bill's lunch with seniors in the pcrby Dr. Bill Hudson, Head of School

Every fall, I invite seniors to have lunch with me in small groups of eight to 10. It is a fantastic time to check in with them about how their senior year is going, learn what their plans are for next year, solicit their feedback on my leadership, and thank them for serving as leaders and role models. I also ask them to share their “MPA moment”–the moment, memory, or experience that captures or illustrates the MPA mission to them. I enjoy hearing their stories and it only deepens my love and appreciation for this amazing community.

A common MPA moment I hear often has to do with their experience of a PreK-12 school under one roof. Seniors will talk about what it was like for them to have an Upper School buddy when they were in Lower School or how much they enjoy now the “pairing assemblies,” when as seniors, they are matched with younger students. Their eyes light up with joy as they share the special relationship they have developed.

I have been a head of school of a high school, a principal of a school with grades 7-12, and taught at a middle school. Because of those experiences, it is easy for me to talk about the difference and the advantage of a PreK-12 school. There is truly something magical about the school climate and culture at MPA that I have not experienced in other schools. The younger students look up to the older students and pick up on the cues unconsciously sent by older students. Older students learn to measure their behavior, knowing that the little ones are watching, and know they are looked up to as role models.

We have several traditions that build this positive school culture. The pairing assemblies are a long-standing tradition, as is next week’s Halloween Parade (read more). Middle and Upper School students line both sides of the hallway, giving high fives as the Lower School students proudly parade in their costumes. As the end of the year, a similar tradition takes place as seniors process through a gauntlet of Middle and Lower school students in their graduation caps and gowns. Throughout the year, there are many other informal experiences, such as kindergarten students walking single file through the Upper School on their way to the Lansing Sports Center, that foster the positive school culture we enjoy at MPA.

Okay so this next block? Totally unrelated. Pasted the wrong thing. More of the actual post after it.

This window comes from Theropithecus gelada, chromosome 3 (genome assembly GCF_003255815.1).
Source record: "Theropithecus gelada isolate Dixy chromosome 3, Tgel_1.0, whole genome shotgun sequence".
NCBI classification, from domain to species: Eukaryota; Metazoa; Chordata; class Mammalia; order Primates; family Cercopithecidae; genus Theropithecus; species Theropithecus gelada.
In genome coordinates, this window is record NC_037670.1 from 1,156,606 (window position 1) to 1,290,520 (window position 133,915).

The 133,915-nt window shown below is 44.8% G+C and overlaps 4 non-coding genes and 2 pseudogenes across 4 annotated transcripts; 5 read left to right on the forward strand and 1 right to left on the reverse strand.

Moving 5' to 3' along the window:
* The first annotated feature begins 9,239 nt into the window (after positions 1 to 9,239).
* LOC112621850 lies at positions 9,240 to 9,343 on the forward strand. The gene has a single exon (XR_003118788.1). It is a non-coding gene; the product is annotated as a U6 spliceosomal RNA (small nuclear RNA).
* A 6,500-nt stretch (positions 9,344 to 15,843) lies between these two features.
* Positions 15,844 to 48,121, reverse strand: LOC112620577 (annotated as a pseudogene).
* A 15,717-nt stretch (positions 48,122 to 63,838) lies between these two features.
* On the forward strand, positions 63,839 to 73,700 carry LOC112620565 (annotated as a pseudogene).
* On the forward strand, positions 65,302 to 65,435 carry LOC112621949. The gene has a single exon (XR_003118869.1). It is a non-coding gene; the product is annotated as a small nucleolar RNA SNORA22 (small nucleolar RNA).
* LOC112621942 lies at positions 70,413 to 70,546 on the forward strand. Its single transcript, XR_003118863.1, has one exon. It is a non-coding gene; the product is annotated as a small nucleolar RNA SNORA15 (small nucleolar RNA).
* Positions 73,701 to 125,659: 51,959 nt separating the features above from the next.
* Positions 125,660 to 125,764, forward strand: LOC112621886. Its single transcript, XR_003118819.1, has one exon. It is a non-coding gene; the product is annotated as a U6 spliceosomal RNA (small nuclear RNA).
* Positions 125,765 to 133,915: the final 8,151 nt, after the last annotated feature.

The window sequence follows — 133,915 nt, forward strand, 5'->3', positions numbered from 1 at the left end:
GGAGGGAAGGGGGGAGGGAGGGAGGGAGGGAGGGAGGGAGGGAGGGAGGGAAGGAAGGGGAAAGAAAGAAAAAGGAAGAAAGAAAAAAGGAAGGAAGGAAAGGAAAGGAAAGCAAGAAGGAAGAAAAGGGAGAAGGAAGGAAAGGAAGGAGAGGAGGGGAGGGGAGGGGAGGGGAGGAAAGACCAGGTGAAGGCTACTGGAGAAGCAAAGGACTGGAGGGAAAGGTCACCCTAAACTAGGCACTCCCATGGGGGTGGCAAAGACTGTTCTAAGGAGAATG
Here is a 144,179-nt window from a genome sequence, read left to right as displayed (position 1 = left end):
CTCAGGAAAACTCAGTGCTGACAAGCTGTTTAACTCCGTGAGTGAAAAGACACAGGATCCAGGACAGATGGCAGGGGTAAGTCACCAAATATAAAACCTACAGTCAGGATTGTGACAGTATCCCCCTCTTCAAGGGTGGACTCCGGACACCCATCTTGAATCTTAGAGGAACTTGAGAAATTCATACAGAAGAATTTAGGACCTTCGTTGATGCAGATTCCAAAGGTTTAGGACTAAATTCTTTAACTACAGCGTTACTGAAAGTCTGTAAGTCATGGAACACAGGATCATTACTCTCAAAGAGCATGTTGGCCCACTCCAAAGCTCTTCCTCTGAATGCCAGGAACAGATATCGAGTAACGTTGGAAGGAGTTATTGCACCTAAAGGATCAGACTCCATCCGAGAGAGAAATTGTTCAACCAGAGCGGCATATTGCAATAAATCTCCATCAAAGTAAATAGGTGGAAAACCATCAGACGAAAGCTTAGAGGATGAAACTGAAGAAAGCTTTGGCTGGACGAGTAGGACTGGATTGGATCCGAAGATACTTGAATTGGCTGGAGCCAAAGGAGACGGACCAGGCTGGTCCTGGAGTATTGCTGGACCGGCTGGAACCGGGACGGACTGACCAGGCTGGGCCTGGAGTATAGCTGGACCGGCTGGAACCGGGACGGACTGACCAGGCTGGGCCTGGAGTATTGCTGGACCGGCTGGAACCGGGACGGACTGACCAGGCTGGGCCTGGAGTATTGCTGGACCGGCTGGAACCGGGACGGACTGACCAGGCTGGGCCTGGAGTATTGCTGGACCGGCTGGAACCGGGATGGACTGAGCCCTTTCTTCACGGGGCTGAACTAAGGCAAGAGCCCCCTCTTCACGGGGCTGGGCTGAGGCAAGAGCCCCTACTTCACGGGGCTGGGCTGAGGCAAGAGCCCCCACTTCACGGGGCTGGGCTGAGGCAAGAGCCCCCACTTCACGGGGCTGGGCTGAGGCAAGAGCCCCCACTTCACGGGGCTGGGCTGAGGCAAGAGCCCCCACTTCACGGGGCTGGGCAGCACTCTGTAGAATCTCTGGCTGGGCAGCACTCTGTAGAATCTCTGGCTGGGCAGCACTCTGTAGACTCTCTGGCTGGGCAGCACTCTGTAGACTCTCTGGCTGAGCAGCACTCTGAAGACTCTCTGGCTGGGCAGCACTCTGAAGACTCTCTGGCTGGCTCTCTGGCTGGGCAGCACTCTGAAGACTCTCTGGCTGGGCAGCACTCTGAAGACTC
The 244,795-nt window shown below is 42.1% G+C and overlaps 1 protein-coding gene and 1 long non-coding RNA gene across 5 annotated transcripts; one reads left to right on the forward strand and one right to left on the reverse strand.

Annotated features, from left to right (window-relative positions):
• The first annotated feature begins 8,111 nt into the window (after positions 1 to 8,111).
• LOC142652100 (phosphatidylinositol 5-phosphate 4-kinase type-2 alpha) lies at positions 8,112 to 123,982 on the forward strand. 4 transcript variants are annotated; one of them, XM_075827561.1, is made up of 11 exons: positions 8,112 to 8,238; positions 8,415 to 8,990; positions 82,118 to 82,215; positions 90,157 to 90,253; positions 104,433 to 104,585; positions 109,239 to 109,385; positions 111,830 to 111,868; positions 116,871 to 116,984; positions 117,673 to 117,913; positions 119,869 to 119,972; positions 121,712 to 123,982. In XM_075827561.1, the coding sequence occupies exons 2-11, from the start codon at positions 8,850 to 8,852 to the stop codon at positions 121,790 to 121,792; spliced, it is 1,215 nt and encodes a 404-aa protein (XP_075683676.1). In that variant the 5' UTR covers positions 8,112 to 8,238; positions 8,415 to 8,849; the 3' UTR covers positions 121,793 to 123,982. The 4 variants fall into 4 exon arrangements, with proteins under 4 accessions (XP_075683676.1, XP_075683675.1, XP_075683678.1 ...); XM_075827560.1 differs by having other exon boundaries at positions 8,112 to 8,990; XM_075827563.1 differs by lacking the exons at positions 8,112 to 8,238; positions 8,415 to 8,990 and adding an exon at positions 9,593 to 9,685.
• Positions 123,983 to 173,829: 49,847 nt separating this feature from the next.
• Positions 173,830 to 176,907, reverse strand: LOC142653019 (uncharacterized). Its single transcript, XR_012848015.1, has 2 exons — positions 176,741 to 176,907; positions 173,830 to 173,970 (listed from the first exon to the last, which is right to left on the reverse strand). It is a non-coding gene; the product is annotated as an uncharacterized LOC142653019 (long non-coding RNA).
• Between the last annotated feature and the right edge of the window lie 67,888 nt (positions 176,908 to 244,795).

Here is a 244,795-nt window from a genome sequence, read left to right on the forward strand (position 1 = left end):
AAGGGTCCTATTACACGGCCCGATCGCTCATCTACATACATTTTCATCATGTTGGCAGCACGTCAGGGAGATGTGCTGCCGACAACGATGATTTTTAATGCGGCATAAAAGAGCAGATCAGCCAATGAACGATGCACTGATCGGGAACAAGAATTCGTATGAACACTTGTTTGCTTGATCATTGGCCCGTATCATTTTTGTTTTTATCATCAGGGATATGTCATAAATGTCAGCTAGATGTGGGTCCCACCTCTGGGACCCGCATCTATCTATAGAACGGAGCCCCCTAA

According to Human Synergistics International, a corporate consulting group, “Culture is the collection of deeply held beliefs and assumptions that drives behavior within organizations or groups of people. It’s why we do what we do in different situations—culture is how you are expected to behave and comes from shared beliefs through common learning. Ideally these ‘unwritten rules’ correspond to the stated values and beliefs of the organization.” At MPA, unwritten rules such as mutual respect, intellectual curiosity, nurturing relationships, open discourse, and joyful learning are implicitly conveyed in the day-to-day life of a MPA student.

There is ample research that demonstrates the role of a strong school culture in supporting academic achievement. While MPA is not perfect, students have the freedom to focus on their students, develop relationships with their teachers, successfully navigate social interactions with other students without the added stress and resulting anxiety that often accompanies poor school culture. Teachers also benefit from a positive school culture in that it allows them to dig deeper into a topic or explore a concept more fully.

I am proud of our senior class and look forward to a great year with them. There are times when the challenges facing our world and society weigh me down and I find myself worrying about the future. In those moments, I draw inspiration from the hopes and dreams of our students and their commitment to making our world a better place.

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